(Reuters) - The 6th U.S. Circuit Court of Appeals ruled Thursday that two Ohio counties can proceed in a landmark bellwether trial accusing opioid manufacturers, distributors and sellers of sparking a drug abuse epidemic that the counties have spent billions of dollars to combat. Judges Alan Norris, Eugene Siler and Karen Moore denied a mandamus petition by Ohio Attorney General Dave Yost, who had asked the 6th Circuit to enjoin the Oct. 21 trial to protect the state’s sovereign power to bring claims on behalf of Ohio residents.
The 6th Circuit’s unsigned, three-page order said Ohio should not have resorted to the extraordinary remedy of a mandamus petition when it could have argued that point by intervening in the multidistrict opioids litigation in federal court in Cleveland, where more than 2,300 suits by local governments have been consolidated for pre-trial proceedings. In fact, the appeals court said, some defendants in the MDL made similar state-sovereignty arguments ahead of the scheduled bellwether trial. U.S. District Judge Dan Polster rejected them in an opinion issued in December 2018.
Want more On the Case? Listen to the On the Case podcast.
Yet even after that decision, the 6th Circuit said, “Ohio made no attempt to intervene in the MDL proceeding for the limited purpose of raising the issues that it now asks us to decide by extraordinary means.” The Ohio AG has said the state did not formally intervene in the MDL because it did not want to be subject to federal jurisdiction for its opioid claims, which the AG brought in state court. But the 6th Circuit found the state’s citations to back that assertion were “not on point.”
The appeals court also pointed out that Ohio has actively tracked the MDL, even appearing as an amicus to oppose certification of a novel negotiating class of all local governments. (Judge Polster told the appeals court in a brief opposing mandamus that Ohio also participated in settlement negotiations conducted under his auspices.) The Ohio counties scheduled for the bellwether trial have conducted extensive discovery and have reached several settlements, the 6th Circuit said. At this late date, “we decline to exercise our discretion to deploy one of ‘the most potent weapons in the judicial arsenal,’” the court concluded.
The AG’s office said in an email statement that it is considering its options. The appeals court, it said, “did not say the state’s argument was incorrect or not valid, but that the issue should be addressed with the trial court.” In a filing late Thursday afternoon, the attorney general asked the 6th Circuit to issue an emergency stay of the bellwether trial while Ohio decides whether to file a petition for review at the U.S. Supreme Court.
I emailed MDL liaison counsel Peter Weinberger of Spangenberg Shibley & Liber, who signed the mandamus opposition brief by Summit and Cuyahoga counties, to ask about the possibility that Ohio will now seek an injunction from Judge Polster. He did not immediately reply. Nor did lead MDL plaintiffs counsel Joe Rice of Motley Rice and Paul Hanly of Simmons Hanly Conroy respond to a request for comment on the 6th Circuit mandamus decision.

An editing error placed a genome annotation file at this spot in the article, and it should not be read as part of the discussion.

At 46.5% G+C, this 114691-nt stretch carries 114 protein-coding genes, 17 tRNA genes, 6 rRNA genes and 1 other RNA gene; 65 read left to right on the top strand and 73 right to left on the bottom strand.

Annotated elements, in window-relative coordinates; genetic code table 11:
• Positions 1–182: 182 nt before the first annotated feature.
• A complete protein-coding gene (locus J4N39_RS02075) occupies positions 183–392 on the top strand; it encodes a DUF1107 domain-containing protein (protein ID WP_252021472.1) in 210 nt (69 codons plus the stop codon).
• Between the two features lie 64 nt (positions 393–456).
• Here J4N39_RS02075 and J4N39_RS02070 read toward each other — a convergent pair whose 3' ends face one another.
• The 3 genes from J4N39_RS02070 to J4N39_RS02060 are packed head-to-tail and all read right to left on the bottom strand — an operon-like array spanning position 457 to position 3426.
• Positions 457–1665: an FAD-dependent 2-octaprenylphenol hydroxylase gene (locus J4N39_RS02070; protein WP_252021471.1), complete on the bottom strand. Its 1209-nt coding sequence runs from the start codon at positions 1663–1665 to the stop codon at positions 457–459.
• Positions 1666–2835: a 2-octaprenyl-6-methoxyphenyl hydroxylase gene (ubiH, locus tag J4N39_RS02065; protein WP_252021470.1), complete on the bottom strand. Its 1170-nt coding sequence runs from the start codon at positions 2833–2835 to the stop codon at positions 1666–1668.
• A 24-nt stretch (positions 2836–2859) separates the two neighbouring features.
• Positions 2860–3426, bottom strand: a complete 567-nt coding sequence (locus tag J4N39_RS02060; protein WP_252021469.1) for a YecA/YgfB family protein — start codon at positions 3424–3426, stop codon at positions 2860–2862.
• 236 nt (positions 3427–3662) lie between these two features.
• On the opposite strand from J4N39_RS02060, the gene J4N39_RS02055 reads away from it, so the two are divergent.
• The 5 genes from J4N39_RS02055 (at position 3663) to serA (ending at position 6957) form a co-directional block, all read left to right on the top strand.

It seems unlikely that Ohio would have much luck with state sovereignty arguments before Judge Polster. The judge, as I mentioned, already analyzed – and rejected – those arguments when they were offered by MDL defendants as a rationale for dismissing claims by Summit and Cuyahoga counties. The judge succinctly explained his reasoning in his response to the 6th Circuit in the Ohio AG’s mandamus case. Ohio, he said, may be correct that only the state – and not local governments – can sue to enforce residents’ rights. But Judge Polster said that Summit and Cuyahoga are not seeking recovery based on injuries to their residents. They’re suing over money they have spent to respond to the opioid crisis, the judge argued.
“That the relief sought by the plaintiff cities and counties for their own injuries, if granted, will also tend to collaterally benefit their residents, does not mean that plaintiffs seek to litigate on behalf of those residents,” Polster told the appeals court.
We may not have heard the last of the state sovereignty issue, though. Ohio had amicus backing for its mandamus petition from 14 states and the Chamber of Commerce. One of them might take the 6th Circuit’s advice and seek limited intervention in the MDL to press arguments that cities and counties can’t usurp states’ rights to bring public welfare claims on behalf of their citizens.
But the 6th Circuit seems determined to allow the bellwether trial to take place. It also seems determined to permit Judge Polster to preside over it; as my Reuters colleague Jon Stempel reported Thursday, the appeals court denied a motion by eight drug distributors and retailers to disqualify the trial judge. For the remaining opioid defendants, a reckoning is nigh.
NOTE: This story has been updated to include mention of Ohio’s motion for an emergency stay of the bellwether trial date.
Our Standards: The Thomson Reuters Trust Principles.